Old Newspaper Article Raises New Questions

mill and locomotive engine smHere at TTMAC, we’re always looking for new pieces of information about the history of the Chapman – Beverley Mill.  Sometimes documents we uncover help answer long-standing debates about the Mill’s history and other times they simply lead to more questions.  Recently, we stumbled across the following article originally published in the Alexandria Gazette in 1851:

Alexandria Gazette 15 Aug 1851
MILL FOR RENT – The Subscriber offers for rent for the next season, “THE NEW MILL at this place. It has two pair of Burrs, and a pair of Corn Stones a first rate Smutt Machine. It is situated within 50 feet of the Railroad. The steam is the largest and most lasting in the region. Possession will be given after the 1st of August 1851. It borders upon a fine wheat growing region, and from its proximity to the Depot, it will command it to the Blue Ridge. The Road it is supposed will be finished to this place by the 1st of May. Persons wishing such property will communicate either by person or by letter to this place (post-paid) to me.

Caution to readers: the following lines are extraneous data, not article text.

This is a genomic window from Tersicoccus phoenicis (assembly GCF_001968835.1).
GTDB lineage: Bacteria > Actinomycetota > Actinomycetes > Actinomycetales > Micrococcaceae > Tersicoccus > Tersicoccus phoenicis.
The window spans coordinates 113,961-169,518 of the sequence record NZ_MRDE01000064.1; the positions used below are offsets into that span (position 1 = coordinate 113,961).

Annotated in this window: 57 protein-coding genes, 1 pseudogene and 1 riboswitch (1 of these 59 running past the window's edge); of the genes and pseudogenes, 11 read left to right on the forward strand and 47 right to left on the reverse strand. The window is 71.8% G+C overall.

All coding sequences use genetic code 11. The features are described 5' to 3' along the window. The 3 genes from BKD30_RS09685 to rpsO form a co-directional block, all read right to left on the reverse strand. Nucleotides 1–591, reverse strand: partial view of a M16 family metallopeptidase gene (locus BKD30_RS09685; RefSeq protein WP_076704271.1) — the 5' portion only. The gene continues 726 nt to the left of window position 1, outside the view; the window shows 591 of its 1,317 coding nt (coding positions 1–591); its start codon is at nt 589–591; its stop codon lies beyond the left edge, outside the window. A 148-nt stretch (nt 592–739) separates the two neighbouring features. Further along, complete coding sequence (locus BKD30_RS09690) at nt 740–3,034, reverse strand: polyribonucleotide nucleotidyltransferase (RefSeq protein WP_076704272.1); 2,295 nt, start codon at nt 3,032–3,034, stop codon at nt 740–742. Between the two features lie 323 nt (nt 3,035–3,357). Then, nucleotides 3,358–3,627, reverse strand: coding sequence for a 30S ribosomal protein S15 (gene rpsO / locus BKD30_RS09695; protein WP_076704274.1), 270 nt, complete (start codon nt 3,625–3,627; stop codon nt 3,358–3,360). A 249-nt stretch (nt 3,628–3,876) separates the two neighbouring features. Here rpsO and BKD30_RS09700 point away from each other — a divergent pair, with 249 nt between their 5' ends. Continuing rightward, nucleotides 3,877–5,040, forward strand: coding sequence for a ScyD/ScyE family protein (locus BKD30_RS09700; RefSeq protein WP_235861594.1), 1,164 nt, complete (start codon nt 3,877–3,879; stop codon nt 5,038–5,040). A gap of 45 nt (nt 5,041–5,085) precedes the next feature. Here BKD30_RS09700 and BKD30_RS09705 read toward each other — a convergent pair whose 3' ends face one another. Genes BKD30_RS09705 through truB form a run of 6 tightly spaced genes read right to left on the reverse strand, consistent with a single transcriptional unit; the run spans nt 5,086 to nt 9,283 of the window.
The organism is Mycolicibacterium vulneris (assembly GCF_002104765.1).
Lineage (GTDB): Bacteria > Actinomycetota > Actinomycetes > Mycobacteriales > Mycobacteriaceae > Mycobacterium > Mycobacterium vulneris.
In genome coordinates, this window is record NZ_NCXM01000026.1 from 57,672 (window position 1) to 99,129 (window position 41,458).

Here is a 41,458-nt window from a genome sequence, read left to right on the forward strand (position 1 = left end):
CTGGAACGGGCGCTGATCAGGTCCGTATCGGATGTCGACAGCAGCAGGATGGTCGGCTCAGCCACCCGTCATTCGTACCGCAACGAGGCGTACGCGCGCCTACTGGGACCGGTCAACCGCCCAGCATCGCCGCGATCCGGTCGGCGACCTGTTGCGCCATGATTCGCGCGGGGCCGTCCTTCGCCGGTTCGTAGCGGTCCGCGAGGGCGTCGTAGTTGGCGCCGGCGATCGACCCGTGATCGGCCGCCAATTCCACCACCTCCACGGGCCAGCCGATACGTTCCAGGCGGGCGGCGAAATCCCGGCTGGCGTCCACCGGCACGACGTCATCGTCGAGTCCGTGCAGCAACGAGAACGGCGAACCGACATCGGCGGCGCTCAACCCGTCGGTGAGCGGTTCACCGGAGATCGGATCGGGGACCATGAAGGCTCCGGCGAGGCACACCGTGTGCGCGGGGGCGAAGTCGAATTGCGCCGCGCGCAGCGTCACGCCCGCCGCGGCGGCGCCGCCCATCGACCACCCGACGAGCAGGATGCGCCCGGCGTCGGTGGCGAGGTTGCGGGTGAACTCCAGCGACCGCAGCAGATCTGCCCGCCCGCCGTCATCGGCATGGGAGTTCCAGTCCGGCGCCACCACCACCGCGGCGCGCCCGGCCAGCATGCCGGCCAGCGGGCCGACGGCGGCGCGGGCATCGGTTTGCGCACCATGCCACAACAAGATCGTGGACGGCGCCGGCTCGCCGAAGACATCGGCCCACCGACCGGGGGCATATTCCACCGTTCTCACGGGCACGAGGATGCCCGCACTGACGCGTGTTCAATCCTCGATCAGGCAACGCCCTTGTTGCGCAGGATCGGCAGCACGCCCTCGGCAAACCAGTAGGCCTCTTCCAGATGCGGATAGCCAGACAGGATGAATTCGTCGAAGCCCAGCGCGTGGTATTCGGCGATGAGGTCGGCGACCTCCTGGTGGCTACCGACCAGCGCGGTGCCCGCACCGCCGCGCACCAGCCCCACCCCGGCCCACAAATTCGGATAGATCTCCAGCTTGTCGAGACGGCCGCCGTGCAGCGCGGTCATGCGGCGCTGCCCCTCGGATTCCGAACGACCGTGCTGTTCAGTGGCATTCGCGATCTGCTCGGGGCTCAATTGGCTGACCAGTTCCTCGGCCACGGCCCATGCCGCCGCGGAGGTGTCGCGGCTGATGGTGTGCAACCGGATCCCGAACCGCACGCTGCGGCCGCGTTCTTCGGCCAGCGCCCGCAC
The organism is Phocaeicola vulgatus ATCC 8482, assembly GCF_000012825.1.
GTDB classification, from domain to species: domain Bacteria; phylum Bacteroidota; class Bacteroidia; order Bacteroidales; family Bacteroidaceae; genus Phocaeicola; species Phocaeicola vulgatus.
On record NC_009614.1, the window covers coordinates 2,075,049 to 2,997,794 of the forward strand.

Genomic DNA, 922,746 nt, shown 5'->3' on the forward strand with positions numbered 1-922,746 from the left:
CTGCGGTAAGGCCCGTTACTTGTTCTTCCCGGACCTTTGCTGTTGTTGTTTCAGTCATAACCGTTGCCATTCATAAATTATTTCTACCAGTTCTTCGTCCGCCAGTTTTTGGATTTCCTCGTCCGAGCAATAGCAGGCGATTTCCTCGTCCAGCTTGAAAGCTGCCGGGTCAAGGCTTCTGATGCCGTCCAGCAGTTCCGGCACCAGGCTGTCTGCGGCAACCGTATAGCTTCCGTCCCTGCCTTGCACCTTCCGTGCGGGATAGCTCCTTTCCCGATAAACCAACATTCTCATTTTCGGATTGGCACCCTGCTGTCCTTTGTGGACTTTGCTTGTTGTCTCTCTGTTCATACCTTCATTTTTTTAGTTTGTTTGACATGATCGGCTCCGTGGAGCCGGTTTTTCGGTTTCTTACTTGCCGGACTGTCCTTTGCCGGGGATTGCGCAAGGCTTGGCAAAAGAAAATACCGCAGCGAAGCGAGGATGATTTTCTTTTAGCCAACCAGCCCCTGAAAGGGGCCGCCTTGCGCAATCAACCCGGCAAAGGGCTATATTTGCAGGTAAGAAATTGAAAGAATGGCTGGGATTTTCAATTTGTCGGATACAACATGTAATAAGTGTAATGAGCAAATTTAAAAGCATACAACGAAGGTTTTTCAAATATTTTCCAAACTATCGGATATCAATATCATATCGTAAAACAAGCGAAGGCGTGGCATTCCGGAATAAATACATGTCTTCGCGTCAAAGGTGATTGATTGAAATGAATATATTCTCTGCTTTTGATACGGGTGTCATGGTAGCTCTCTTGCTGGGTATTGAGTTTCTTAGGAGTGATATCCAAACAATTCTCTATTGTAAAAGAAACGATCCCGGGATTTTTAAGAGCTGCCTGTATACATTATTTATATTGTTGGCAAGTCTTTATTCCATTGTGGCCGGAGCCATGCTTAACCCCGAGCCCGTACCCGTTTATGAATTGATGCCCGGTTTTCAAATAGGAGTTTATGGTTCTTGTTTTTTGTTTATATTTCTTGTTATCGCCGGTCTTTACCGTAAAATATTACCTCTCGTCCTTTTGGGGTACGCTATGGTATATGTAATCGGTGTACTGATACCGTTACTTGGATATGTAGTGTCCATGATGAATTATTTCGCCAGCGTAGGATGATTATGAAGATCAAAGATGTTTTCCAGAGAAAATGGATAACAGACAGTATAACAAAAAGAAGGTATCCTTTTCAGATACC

John Chapman
Thoroughfare, Va.

What catches our attention about this piece is the reference to the ‘New Mill.’  By 1851 has Chapman actually built a new mill near Broad Run?  Or has he simply renovated one of the existing mills?  And why is he renting this Mill?  Perhaps to help recoup the $2,000 he paid the Manassas Gap Railroad to bring the rail alongside the Mill?

More research is definitely needed!



2 responses to “Old Newspaper Article Raises New Questions

  1. Why would he have to pay the RR to put their tracks near the mill? Was there an alternative?

    Liked by 1 person

    • Originally, the tracks were slated to be a little further south of the Mill. Chapman paid to have the tracks laid just feet from the back of the Mill. Eventually a platform / office was built off the back of the Mill to make loading goods onto and off of trains quick and easy. It was a major financial boon for the Chapmans. Of course, it also meant the Mill made an even more convenient place for the Confederates to process and store meat during the Civil War which ultimately led to the destruction of the Mill and the downfall of the Chapman family.


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